Re: Preliminary performance benchmarks.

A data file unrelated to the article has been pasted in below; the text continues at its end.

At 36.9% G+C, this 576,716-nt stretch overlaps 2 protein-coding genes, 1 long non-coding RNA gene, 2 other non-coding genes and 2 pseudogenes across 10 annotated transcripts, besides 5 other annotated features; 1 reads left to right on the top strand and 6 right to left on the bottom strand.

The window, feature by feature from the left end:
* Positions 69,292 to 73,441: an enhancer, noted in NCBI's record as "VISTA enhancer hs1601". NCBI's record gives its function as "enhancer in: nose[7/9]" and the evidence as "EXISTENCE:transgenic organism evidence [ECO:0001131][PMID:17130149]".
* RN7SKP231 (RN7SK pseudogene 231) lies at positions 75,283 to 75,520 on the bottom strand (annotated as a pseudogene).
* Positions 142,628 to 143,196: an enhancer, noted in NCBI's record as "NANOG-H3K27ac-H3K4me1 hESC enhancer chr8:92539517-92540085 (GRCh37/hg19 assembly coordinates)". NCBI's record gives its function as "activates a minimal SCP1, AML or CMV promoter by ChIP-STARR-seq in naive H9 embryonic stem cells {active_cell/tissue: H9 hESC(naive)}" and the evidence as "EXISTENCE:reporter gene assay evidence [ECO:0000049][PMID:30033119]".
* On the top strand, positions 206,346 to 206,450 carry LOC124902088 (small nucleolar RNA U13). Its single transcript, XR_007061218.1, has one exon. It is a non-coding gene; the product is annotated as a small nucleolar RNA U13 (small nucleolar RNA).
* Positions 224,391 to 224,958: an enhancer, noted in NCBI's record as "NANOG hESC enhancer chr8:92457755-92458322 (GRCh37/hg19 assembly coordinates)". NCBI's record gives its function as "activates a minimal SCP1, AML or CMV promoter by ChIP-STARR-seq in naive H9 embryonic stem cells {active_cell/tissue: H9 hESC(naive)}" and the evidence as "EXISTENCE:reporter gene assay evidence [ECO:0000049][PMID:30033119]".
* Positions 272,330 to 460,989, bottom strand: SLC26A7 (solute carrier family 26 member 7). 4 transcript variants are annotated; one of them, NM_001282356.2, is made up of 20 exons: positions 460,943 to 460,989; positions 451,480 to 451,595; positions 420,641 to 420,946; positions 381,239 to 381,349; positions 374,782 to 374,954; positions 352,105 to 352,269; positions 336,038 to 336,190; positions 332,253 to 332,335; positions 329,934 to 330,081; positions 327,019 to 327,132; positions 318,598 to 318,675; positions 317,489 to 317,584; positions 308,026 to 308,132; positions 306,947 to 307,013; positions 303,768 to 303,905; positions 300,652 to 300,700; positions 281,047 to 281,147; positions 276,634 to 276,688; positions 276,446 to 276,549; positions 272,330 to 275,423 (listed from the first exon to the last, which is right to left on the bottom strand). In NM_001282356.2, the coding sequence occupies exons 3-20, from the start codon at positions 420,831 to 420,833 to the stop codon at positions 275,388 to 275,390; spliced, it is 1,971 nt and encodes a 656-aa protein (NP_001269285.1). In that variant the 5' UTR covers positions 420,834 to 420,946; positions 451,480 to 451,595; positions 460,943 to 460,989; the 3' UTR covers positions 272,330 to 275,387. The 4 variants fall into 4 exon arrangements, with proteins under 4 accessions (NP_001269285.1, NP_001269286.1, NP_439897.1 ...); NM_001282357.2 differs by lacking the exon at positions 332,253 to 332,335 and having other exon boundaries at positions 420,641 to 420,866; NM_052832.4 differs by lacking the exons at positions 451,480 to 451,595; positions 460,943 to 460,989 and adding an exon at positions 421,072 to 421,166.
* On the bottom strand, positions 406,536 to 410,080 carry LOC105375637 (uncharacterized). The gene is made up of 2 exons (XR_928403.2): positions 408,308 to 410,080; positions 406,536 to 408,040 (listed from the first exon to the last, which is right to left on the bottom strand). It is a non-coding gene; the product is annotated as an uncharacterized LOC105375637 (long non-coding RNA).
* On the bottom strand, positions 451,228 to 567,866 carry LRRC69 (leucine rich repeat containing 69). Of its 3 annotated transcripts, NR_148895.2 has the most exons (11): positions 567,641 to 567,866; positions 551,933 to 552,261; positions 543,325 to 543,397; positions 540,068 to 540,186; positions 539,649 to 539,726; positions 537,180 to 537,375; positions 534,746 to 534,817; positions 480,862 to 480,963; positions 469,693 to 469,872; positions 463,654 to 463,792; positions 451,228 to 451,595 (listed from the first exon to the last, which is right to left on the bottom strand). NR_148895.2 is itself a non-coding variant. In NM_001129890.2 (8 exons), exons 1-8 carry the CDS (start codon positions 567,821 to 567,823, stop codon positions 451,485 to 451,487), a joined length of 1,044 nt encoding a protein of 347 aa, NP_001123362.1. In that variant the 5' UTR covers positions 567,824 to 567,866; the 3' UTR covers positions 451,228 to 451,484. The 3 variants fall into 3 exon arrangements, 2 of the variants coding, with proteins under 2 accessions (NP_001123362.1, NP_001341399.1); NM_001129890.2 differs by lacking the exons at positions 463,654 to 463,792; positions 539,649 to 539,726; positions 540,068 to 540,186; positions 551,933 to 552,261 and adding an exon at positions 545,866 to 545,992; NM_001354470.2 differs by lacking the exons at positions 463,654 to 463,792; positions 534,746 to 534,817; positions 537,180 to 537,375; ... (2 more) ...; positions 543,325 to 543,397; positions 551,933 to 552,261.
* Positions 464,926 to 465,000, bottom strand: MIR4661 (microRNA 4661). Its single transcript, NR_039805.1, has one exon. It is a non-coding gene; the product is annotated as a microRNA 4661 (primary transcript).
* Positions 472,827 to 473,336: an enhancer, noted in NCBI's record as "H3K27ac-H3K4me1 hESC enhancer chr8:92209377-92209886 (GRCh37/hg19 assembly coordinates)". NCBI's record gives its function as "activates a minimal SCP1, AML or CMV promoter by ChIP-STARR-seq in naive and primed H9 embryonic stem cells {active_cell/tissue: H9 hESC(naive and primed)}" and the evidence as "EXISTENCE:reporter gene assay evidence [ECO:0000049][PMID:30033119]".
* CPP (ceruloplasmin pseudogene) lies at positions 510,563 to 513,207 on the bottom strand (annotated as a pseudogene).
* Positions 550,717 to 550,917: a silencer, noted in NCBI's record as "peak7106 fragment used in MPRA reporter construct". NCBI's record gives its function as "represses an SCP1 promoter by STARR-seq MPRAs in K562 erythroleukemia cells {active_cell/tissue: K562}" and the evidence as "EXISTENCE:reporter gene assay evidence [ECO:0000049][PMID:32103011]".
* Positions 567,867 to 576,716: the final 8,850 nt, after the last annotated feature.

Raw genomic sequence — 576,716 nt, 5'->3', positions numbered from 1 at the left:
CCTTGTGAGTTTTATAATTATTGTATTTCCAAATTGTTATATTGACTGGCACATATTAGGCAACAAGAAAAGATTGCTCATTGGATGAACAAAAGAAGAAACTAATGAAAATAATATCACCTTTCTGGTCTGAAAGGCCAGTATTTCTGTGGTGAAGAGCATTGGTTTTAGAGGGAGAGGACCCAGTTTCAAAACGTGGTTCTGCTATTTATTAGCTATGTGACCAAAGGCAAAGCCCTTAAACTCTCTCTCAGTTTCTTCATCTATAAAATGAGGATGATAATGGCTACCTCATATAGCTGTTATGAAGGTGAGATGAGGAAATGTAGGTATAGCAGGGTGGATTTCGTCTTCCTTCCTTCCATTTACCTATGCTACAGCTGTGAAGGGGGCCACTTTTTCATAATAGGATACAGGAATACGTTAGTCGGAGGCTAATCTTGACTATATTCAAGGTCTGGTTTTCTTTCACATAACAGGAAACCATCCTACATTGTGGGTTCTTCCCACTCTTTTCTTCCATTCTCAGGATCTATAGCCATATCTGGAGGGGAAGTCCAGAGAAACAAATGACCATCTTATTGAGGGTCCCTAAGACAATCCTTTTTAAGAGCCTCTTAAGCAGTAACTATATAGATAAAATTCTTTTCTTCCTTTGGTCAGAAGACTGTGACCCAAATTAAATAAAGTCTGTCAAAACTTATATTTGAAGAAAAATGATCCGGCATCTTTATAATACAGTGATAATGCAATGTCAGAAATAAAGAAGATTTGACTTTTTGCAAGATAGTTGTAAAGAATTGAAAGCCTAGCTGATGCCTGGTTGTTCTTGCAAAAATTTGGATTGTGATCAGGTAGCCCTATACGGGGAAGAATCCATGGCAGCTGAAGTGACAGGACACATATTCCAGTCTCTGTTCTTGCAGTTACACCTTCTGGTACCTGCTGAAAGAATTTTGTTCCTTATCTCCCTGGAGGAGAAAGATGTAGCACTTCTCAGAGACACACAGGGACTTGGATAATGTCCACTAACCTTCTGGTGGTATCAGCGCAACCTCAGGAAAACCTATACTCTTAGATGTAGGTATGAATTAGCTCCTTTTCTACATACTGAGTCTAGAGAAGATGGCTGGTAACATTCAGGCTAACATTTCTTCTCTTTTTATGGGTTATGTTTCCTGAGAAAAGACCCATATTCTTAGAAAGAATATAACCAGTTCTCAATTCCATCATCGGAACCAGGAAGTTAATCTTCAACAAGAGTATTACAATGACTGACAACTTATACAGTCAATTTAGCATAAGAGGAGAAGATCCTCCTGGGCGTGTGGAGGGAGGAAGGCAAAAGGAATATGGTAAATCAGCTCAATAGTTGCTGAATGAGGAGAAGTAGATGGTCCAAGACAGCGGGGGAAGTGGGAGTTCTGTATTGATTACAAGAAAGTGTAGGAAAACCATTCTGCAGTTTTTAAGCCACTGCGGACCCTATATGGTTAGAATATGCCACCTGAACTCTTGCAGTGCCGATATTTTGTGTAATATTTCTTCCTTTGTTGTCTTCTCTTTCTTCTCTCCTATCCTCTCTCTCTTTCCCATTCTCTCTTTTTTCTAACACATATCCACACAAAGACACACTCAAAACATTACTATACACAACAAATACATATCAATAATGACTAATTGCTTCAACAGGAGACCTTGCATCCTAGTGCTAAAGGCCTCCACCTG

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(I've been lurking the mailinglist archive for a few months already, I think bcache sounds really interresting) Hello Joseph, > Carrying out some scalability tests on high I/O systems. More tests to > come using the Phoronix Test Suite. > > Fio summary: > 24 jobs > Direct IO > Randwrite test > Total of about 80k IOPs at 3.5k IOPS per thread. > > Test rig specs: > 2x Intel(R) Xeon(R) CPU X5650 @ 2.67GHz (12 physical cores, 24 logical) > 12x 2TB Seagate nearline-SAS in RAID6 on LSI Logic / Symbios Logic LSI > MegaSAS 9260 > 2x Intel 520 SSDs 120GB in RAID0 > > The 2 520s are striped with md raid as /dev/md0 whch is formatted as a > bcache cache device using 1M buckets and 8k hard block size > Backing device is the big old raid6. > > Random IO performance of the native raid0 is about 96K IOPs, backing > device in the realm of 1600ish. > However the backing device has a sequential IO performance of about 1.5GB/s. > So why do you put your SSDs in RAID0 ? If you are using RAID6 for your HDD you obviously care about your data, shouldn't you be using RAID1 or let bcache do some RAID1-like behaviour* ? Because when you use RAID0 your data will only be written to one SSD. * I think bcache had some ability to handle that sort of automatically. > Below are some quick findings using fio - showing very good > scalability of bcache even with very very fast SSDs. > *Note: The SSDs are connected via a SATA2 interface being somewhat of > a bottleneck. Have a nice day, Leen. -- To unsubscribe from this list: send the line "unsubscribe linux-bcache" in the body of a message to majordomo@xxxxxxxxxxxxxxx More majordomo info at http://vger.kernel.org/majordomo-info.html